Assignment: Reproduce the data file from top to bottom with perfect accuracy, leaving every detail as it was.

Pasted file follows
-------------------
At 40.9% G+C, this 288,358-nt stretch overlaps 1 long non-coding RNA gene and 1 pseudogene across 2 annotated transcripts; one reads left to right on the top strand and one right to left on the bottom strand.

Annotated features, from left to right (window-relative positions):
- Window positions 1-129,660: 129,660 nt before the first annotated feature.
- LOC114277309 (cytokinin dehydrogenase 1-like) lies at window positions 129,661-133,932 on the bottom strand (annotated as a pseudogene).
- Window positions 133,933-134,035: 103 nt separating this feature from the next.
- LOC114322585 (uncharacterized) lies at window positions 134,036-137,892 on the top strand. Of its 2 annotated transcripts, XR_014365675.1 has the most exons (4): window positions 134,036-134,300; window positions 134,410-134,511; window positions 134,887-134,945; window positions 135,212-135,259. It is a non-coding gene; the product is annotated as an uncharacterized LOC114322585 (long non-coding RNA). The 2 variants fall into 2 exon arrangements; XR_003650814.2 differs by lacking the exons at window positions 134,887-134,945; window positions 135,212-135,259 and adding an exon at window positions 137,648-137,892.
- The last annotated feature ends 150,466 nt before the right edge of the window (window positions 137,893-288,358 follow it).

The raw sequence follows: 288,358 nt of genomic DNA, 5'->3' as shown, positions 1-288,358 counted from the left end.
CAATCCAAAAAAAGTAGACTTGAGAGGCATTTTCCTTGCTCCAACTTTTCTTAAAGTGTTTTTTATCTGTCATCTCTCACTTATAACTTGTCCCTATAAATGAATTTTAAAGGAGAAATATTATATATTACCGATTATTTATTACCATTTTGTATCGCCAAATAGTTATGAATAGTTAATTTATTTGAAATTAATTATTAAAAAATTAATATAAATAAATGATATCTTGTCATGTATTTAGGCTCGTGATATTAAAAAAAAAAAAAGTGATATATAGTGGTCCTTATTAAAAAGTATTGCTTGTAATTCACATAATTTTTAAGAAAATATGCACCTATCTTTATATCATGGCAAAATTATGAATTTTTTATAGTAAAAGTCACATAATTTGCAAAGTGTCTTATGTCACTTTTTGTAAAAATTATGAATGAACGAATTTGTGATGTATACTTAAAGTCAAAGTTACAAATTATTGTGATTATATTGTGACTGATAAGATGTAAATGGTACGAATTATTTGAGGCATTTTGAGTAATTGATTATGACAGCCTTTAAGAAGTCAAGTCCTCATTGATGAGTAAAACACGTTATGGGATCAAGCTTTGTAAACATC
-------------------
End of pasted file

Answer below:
At 40.9% G+C, this 288,358-nt stretch overlaps 1 long non-coding RNA gene and 1 pseudogene across 2 annotated transcripts; one reads left to right on the top strand and one right to left on the bottom strand.

Annotated features, from left to right (window-relative positions):
- Window positions 1-129,660: 129,660 nt before the first annotated feature.
- LOC114277309 (cytokinin dehydrogenase 1-like) lies at window positions 129,661-133,932 on the bottom strand (annotated as a pseudogene).
- Window positions 133,933-134,035: 103 nt separating this feature from the next.
- LOC114322585 (uncharacterized) lies at window positions 134,036-137,892 on the top strand. Of its 2 annotated transcripts, XR_014365675.1 has the most exons (4): window positions 134,036-134,300; window positions 134,410-134,511; window positions 134,887-134,945; window positions 135,212-135,259. It is a non-coding gene; the product is annotated as an uncharacterized LOC114322585 (long non-coding RNA). The 2 variants fall into 2 exon arrangements; XR_003650814.2 differs by lacking the exons at window positions 134,887-134,945; window positions 135,212-135,259 and adding an exon at window positions 137,648-137,892.
- The last annotated feature ends 150,466 nt before the right edge of the window (window positions 137,893-288,358 follow it).

The raw sequence follows: 288,358 nt of genomic DNA, 5'->3' as shown, positions 1-288,358 counted from the left end.
CAATCCAAAAAAAGTAGACTTGAGAGGCATTTTCCTTGCTCCAACTTTTCTTAAAGTGTTTTTTATCTGTCATCTCTCACTTATAACTTGTCCCTATAAATGAATTTTAAAGGAGAAATATTATATATTACCGATTATTTATTACCATTTTGTATCGCCAAATAGTTATGAATAGTTAATTTATTTGAAATTAATTATTAAAAAATTAATATAAATAAATGATATCTTGTCATGTATTTAGGCTCGTGATATTAAAAAAAAAAAAAGTGATATATAGTGGTCCTTATTAAAAAGTATTGCTTGTAATTCACATAATTTTTAAGAAAATATGCACCTATCTTTATATCATGGCAAAATTATGAATTTTTTATAGTAAAAGTCACATAATTTGCAAAGTGTCTTATGTCACTTTTTGTAAAAATTATGAATGAACGAATTTGTGATGTATACTTAAAGTCAAAGTTACAAATTATTGTGATTATATTGTGACTGATAAGATGTAAATGGTACGAATTATTTGAGGCATTTTGAGTAATTGATTATGACAGCCTTTAAGAAGTCAAGTCCTCATTGATGAGTAAAACACGTTATGGGATCAAGCTTTGTAAACATC